Pieter Nolpe was a successful Dutch engraver operating out of Amsterdam in the seventeenth century. He was part of a trade which had been flourishing across Europe since the sixteenth century and the rise of the printing press.
Printed engravings could be sold commercially and disseminate an artist’s work widely, bringing acclaim.
It seems Nolpe was a talented craftsman, turning his hand towards reproducing works by a number of the prominent artists of the Dutch Golden Age. These included Jan Wildens and Paulus Potter. Not only could he imitate realist, landscape paintings, but he also turned his hand to reproducing allegorical, religious works. He replicated Moeyaert’s 1638 work of the entrance of Maria de Medici into Amsterdam.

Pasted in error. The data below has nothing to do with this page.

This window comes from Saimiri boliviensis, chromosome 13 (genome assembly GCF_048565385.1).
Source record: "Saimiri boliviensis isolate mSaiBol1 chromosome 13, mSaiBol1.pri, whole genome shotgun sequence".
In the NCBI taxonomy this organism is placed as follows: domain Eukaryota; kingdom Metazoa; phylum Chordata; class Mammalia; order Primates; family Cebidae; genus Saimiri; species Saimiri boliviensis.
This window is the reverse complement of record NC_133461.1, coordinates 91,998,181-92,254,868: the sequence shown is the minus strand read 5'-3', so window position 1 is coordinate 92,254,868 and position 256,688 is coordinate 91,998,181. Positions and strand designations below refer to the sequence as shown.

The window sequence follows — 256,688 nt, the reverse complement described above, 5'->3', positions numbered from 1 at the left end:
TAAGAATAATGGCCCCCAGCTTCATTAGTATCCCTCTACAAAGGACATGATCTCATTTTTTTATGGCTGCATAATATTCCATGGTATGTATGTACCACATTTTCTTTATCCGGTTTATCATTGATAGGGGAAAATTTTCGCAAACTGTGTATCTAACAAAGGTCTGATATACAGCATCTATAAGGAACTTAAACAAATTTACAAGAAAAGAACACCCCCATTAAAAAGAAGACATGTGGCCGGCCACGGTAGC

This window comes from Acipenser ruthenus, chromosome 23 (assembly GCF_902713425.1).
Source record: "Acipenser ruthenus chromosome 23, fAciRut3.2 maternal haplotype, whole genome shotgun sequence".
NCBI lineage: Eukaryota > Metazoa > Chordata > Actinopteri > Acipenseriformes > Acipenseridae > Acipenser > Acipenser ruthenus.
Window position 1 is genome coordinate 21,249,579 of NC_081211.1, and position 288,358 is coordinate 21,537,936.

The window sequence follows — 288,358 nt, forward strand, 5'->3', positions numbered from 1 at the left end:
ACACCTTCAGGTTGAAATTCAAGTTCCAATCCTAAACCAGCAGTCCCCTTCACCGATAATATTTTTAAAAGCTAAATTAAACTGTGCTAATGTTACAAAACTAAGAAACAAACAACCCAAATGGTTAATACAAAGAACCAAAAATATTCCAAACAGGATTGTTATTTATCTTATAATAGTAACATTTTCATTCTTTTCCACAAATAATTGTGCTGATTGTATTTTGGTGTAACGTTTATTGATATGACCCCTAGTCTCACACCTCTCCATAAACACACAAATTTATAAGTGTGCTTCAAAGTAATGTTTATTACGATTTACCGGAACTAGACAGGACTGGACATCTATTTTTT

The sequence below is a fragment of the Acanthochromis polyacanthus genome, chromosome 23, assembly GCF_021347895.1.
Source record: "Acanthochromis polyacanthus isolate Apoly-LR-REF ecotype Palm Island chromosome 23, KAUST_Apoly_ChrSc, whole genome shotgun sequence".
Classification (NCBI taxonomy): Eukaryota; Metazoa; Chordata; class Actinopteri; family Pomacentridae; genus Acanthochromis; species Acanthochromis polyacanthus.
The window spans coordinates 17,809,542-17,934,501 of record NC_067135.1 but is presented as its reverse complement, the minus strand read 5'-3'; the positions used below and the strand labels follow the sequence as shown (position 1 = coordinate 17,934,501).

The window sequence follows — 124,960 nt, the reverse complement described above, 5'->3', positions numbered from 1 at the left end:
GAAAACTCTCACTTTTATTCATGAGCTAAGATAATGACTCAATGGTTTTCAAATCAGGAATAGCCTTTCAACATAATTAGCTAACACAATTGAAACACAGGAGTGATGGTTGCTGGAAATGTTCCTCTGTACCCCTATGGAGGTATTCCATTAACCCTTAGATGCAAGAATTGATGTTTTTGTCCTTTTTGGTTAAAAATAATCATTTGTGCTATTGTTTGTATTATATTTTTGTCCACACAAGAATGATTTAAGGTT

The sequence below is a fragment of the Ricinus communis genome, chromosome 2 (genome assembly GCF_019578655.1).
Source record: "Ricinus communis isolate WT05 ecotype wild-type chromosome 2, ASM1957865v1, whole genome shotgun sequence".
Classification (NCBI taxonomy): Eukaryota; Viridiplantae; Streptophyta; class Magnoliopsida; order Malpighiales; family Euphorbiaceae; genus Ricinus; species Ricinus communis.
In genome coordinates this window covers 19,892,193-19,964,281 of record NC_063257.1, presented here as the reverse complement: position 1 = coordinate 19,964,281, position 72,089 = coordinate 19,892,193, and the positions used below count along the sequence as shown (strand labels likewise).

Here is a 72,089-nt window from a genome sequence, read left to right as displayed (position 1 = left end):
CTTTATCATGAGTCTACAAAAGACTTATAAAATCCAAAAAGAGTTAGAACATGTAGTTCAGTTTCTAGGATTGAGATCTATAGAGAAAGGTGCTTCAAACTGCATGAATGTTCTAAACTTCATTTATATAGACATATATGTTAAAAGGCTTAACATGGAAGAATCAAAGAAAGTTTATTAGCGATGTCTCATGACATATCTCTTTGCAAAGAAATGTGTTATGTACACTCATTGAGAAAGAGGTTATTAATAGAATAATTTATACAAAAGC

The fine detail of his work is a credit to his skill and, whilst lacking the renown of other engravers of his time, it seems his work was re-issued by successful publisher Frederick de Wit - indicating his high quality of production.
A number of his prints are now housed in the British Museum.
Satirical etching published depicting ‘Tulipmania’.
Reproductions of work by Moeyaert printed in Caspar Barlaeus, ‘Medicea Hospes’ to celebrate the entrance of Maria de Medici into Amsterdam.
Reproduction of work by Jan Wildens published to celebrate the entrance of the Queen of England, Henrietta Maria, in Amsterdam.